There were 715 households out of which 49.2% had children under the age of 18 living with them, 58.3% were married couples living together, 10.9% had a female householder with no husband present, and 24.5% were non-families. 21.0% of all households were made up of individuals and 6.7% had someone living alone who was 65 years of age or older. The average household size was 2.83 and the average family size was 3.30.

In the town, the population was spread out with 34.5% under the age of 18, 7.0% from 18 to 24, 34.7% from 25 to 44, 18.1% from 45 to 64, and 5.6% who were 65 years of age or older. The median age was 31 years. For every 100 females, there were 103.7 males. For every 100 females age 18 and over, there were 97.8 males.

The median income for a household in the town was $46,600, and the median income for a family was $50,881. Males had a median income of $38,672 versus $26,354 for females. The per capita income for the town was $17,905. About 3.7% of families and 5.8% of the population were below the poverty line, including 5.9% of those under age 18 and 8.9% of those age 65 or over.

Notable people

Colorado spam king

Edward Davidson, known also as the "Colorado Spam King", operated an illegal spamming company, Power promotions, from July 2002 through April 2007 from a home near Bennett where he had a large network of computers and servers, according to federal authorities. The spam contained false header information, concealing the actual sender from the recipient of the e-mail. Davidson provided spammed messages for about 19 different companies, prosecutors said. Some of the e-mailed pitches were used to dupe stock investors and manipulate the market, federal authorities said. Davidson was sentenced to 21 months in federal prison and ordered to pay $714,139 to the Internal Revenue Service.[ citation needed]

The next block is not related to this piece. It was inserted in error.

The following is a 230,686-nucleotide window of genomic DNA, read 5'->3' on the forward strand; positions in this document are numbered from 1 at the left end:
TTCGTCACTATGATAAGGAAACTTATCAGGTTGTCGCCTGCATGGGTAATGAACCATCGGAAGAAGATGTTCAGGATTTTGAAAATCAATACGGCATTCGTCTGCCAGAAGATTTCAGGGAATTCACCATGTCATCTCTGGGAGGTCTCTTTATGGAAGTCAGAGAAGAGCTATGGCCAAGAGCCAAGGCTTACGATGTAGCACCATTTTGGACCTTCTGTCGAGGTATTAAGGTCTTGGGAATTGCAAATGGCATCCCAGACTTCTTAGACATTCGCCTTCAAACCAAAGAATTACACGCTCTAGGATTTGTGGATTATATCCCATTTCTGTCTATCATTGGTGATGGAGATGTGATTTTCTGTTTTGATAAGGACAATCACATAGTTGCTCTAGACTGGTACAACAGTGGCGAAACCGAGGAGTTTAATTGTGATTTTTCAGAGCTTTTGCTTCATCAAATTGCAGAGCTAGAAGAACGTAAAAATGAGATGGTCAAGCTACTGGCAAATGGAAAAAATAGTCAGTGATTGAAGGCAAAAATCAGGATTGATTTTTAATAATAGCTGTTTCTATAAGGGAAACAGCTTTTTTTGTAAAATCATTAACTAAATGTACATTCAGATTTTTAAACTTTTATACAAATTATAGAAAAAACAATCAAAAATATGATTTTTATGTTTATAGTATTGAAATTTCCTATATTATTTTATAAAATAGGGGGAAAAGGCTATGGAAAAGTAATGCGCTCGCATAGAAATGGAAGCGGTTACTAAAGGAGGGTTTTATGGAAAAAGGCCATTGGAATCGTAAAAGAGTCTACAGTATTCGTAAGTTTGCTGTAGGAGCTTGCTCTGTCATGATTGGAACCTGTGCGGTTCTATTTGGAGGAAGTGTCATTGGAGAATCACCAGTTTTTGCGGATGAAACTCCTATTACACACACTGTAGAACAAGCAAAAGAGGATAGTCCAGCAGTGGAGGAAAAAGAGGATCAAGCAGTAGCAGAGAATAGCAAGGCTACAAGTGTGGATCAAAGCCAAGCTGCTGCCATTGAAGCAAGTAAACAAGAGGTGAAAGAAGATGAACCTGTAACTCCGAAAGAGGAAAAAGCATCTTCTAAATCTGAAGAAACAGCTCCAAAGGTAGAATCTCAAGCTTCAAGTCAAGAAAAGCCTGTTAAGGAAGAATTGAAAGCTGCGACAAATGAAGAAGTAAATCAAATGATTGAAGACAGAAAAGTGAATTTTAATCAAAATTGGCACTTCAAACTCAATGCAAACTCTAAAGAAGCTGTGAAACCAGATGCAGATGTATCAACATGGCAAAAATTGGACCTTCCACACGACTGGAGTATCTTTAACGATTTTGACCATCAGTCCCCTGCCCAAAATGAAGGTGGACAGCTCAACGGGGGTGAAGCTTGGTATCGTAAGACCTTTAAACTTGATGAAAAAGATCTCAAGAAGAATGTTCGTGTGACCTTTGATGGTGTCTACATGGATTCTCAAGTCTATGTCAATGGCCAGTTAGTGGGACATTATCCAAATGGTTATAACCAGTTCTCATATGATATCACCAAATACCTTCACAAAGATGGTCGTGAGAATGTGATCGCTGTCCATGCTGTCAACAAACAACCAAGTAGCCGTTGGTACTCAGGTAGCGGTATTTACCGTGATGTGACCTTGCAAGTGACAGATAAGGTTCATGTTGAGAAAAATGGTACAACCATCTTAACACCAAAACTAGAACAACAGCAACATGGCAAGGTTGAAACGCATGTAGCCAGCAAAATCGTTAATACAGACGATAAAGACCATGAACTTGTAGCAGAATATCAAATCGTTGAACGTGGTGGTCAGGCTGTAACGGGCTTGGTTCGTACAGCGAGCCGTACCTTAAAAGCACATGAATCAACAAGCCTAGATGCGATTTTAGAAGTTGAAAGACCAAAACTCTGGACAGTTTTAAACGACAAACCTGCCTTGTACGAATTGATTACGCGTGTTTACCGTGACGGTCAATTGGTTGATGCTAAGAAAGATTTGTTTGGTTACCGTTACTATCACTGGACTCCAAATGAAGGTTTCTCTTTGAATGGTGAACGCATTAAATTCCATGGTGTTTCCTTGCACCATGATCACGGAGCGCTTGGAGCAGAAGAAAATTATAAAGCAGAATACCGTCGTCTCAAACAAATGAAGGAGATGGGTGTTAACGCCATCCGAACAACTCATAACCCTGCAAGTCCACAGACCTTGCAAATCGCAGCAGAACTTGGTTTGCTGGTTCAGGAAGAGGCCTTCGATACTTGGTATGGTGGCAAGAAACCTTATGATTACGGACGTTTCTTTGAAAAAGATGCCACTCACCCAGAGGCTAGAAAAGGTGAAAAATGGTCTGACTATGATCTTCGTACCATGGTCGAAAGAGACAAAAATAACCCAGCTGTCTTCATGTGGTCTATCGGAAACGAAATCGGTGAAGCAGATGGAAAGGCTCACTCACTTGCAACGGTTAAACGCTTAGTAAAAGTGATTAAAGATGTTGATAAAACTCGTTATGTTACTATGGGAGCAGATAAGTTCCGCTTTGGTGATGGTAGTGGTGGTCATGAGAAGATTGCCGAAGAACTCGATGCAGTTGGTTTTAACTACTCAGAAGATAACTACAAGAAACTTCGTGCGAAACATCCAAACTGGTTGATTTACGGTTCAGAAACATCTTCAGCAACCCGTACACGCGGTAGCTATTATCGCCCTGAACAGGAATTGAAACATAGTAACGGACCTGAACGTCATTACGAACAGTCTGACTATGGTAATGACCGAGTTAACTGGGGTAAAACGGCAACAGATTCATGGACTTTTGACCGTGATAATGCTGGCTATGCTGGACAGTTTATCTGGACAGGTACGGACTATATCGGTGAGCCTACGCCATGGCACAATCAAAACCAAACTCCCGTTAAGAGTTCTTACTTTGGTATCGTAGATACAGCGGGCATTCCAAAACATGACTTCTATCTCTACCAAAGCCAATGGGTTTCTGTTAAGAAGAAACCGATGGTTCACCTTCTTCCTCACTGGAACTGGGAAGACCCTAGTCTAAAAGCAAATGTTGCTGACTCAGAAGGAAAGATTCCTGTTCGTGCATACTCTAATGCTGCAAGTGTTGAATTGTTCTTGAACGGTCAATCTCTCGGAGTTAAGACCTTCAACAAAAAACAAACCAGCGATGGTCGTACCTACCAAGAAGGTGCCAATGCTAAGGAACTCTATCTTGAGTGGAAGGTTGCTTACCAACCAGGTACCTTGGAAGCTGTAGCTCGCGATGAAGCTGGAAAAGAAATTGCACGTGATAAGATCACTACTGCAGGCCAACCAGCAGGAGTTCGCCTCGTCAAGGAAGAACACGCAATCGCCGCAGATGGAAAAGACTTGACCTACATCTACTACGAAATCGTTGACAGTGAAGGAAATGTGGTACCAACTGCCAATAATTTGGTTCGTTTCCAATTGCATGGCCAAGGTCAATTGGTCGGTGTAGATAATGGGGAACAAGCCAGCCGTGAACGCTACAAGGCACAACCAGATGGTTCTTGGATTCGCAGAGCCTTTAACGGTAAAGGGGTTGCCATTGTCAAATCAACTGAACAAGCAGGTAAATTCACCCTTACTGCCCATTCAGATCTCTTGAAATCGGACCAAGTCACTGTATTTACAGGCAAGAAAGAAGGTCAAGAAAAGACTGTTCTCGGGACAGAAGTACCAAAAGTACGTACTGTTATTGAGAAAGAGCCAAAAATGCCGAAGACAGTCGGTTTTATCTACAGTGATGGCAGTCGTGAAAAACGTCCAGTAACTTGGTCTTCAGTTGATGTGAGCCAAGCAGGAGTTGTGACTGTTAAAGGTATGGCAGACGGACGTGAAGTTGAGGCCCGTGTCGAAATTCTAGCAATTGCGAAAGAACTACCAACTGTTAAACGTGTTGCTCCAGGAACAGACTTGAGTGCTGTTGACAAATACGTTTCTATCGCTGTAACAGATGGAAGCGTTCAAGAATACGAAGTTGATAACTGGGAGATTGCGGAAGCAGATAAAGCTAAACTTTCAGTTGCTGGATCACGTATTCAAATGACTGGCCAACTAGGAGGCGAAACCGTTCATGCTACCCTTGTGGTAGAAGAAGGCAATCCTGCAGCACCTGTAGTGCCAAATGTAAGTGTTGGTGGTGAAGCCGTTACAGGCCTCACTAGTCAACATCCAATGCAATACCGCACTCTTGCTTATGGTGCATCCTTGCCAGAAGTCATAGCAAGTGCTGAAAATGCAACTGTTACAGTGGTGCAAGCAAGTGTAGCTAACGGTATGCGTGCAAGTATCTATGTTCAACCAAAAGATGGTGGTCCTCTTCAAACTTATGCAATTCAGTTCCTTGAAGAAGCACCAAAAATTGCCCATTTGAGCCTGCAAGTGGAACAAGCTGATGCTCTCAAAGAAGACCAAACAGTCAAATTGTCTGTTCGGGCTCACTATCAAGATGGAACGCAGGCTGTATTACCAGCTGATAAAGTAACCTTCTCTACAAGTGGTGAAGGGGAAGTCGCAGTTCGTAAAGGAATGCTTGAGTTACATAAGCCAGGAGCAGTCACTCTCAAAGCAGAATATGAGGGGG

On July 20, 2008, he escaped from a minimum-security prison. Four days later, he was found dead with his wife and a child, both also dead, in an apparent murder-suicide near Bennett. [17]

Kiowa Crossing and train wreck

Until 1878, the town was known as Kiowa Crossing. In May 21 of that year, a heavy rainstorm washed out the railroad bridge to the east of town. A Kansas Pacific Railway train of 25 cars loaded with scrap iron was washed into the stream with engineers Frank Seldon, George Piatt, and John Bacon on board. Most of the wrecked train was recovered, but the locomotive #51 was never officially found. In 1989, archivist Loyd Glasier at Union Pacific found that the railroad had found the locomotive, secretly dug it up, put it back into service, and collected the insurance money in a complex insurance scam. [18] The story of the lost locomotive inspired Clive Cussler to write Night Probe!; his nonprofit NUMA later searched for the locomotive.